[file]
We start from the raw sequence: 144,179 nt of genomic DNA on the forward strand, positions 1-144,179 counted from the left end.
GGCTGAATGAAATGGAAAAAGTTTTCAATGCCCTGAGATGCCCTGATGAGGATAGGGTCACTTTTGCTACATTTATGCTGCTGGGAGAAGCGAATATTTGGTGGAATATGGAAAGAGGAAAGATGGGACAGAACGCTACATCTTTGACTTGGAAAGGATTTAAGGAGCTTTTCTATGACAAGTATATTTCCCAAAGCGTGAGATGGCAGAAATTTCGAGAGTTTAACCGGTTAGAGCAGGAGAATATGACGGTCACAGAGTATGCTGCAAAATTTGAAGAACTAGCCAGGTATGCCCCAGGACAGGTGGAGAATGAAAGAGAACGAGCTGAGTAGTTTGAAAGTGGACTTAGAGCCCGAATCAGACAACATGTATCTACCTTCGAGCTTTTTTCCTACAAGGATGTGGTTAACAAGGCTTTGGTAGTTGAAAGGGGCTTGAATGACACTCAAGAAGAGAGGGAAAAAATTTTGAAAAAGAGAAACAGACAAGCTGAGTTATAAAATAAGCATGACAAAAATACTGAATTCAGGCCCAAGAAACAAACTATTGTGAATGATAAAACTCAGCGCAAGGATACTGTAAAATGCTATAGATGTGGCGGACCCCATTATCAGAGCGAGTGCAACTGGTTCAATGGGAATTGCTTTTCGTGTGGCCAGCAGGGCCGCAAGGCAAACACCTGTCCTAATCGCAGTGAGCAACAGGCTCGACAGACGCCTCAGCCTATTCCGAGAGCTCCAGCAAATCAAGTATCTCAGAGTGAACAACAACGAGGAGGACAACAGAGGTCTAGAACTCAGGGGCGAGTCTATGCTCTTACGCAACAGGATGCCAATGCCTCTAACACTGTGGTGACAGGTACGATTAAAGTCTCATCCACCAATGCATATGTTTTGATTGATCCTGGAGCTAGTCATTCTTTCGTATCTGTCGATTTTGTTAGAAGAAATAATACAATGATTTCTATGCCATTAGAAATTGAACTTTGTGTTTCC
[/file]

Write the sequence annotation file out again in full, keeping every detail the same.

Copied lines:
We start from the raw sequence: 144,179 nt of genomic DNA on the forward strand, positions 1-144,179 counted from the left end.
GGCTGAATGAAATGGAAAAAGTTTTCAATGCCCTGAGATGCCCTGATGAGGATAGGGTCACTTTTGCTACATTTATGCTGCTGGGAGAAGCGAATATTTGGTGGAATATGGAAAGAGGAAAGATGGGACAGAACGCTACATCTTTGACTTGGAAAGGATTTAAGGAGCTTTTCTATGACAAGTATATTTCCCAAAGCGTGAGATGGCAGAAATTTCGAGAGTTTAACCGGTTAGAGCAGGAGAATATGACGGTCACAGAGTATGCTGCAAAATTTGAAGAACTAGCCAGGTATGCCCCAGGACAGGTGGAGAATGAAAGAGAACGAGCTGAGTAGTTTGAAAGTGGACTTAGAGCCCGAATCAGACAACATGTATCTACCTTCGAGCTTTTTTCCTACAAGGATGTGGTTAACAAGGCTTTGGTAGTTGAAAGGGGCTTGAATGACACTCAAGAAGAGAGGGAAAAAATTTTGAAAAAGAGAAACAGACAAGCTGAGTTATAAAATAAGCATGACAAAAATACTGAATTCAGGCCCAAGAAACAAACTATTGTGAATGATAAAACTCAGCGCAAGGATACTGTAAAATGCTATAGATGTGGCGGACCCCATTATCAGAGCGAGTGCAACTGGTTCAATGGGAATTGCTTTTCGTGTGGCCAGCAGGGCCGCAAGGCAAACACCTGTCCTAATCGCAGTGAGCAACAGGCTCGACAGACGCCTCAGCCTATTCCGAGAGCTCCAGCAAATCAAGTATCTCAGAGTGAACAACAACGAGGAGGACAACAGAGGTCTAGAACTCAGGGGCGAGTCTATGCTCTTACGCAACAGGATGCCAATGCCTCTAACACTGTGGTGACAGGTACGATTAAAGTCTCATCCACCAATGCATATGTTTTGATTGATCCTGGAGCTAGTCATTCTTTCGTATCTGTCGATTTTGTTAGAAGAAATAATACAATGATTTCTATGCCATTAGAAATTGAACTTTGTGTTTCC